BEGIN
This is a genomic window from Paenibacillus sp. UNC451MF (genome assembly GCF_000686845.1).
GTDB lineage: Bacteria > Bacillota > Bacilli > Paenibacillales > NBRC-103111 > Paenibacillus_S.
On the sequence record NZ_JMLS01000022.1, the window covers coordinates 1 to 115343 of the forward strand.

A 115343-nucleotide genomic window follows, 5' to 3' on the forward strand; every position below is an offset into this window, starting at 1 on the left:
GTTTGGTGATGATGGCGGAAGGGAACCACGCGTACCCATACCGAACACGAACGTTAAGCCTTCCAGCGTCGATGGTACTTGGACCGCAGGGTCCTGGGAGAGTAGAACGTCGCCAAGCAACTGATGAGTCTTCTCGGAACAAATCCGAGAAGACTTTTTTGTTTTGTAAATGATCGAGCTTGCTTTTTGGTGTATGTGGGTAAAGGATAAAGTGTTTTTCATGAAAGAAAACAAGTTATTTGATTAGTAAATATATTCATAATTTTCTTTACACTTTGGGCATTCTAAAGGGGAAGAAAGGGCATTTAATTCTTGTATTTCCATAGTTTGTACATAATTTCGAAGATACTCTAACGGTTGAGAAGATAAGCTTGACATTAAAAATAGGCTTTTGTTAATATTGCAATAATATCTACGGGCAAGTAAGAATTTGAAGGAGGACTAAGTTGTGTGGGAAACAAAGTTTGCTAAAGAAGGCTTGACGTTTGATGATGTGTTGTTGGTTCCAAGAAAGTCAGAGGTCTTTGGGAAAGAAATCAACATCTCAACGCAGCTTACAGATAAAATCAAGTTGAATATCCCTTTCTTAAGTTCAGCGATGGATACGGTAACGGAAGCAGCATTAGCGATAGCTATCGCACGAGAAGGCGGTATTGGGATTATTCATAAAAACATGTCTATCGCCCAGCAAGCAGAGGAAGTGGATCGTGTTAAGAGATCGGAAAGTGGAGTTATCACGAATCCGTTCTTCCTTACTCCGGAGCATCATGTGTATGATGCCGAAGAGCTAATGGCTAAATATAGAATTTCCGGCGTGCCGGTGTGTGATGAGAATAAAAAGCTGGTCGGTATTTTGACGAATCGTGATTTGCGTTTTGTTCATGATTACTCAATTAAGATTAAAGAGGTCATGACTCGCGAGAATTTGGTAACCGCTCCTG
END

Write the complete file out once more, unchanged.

This is a genomic window from Paenibacillus sp. UNC451MF (genome assembly GCF_000686845.1).
GTDB lineage: Bacteria > Bacillota > Bacilli > Paenibacillales > NBRC-103111 > Paenibacillus_S.
On the sequence record NZ_JMLS01000022.1, the window covers coordinates 1 to 115343 of the forward strand.

A 115343-nucleotide genomic window follows, 5' to 3' on the forward strand; every position below is an offset into this window, starting at 1 on the left:
GTTTGGTGATGATGGCGGAAGGGAACCACGCGTACCCATACCGAACACGAACGTTAAGCCTTCCAGCGTCGATGGTACTTGGACCGCAGGGTCCTGGGAGAGTAGAACGTCGCCAAGCAACTGATGAGTCTTCTCGGAACAAATCCGAGAAGACTTTTTTGTTTTGTAAATGATCGAGCTTGCTTTTTGGTGTATGTGGGTAAAGGATAAAGTGTTTTTCATGAAAGAAAACAAGTTATTTGATTAGTAAATATATTCATAATTTTCTTTACACTTTGGGCATTCTAAAGGGGAAGAAAGGGCATTTAATTCTTGTATTTCCATAGTTTGTACATAATTTCGAAGATACTCTAACGGTTGAGAAGATAAGCTTGACATTAAAAATAGGCTTTTGTTAATATTGCAATAATATCTACGGGCAAGTAAGAATTTGAAGGAGGACTAAGTTGTGTGGGAAACAAAGTTTGCTAAAGAAGGCTTGACGTTTGATGATGTGTTGTTGGTTCCAAGAAAGTCAGAGGTCTTTGGGAAAGAAATCAACATCTCAACGCAGCTTACAGATAAAATCAAGTTGAATATCCCTTTCTTAAGTTCAGCGATGGATACGGTAACGGAAGCAGCATTAGCGATAGCTATCGCACGAGAAGGCGGTATTGGGATTATTCATAAAAACATGTCTATCGCCCAGCAAGCAGAGGAAGTGGATCGTGTTAAGAGATCGGAAAGTGGAGTTATCACGAATCCGTTCTTCCTTACTCCGGAGCATCATGTGTATGATGCCGAAGAGCTAATGGCTAAATATAGAATTTCCGGCGTGCCGGTGTGTGATGAGAATAAAAAGCTGGTCGGTATTTTGACGAATCGTGATTTGCGTTTTGTTCATGATTACTCAATTAAGATTAAAGAGGTCATGACTCGCGAGAATTTGGTAACCGCTCCTG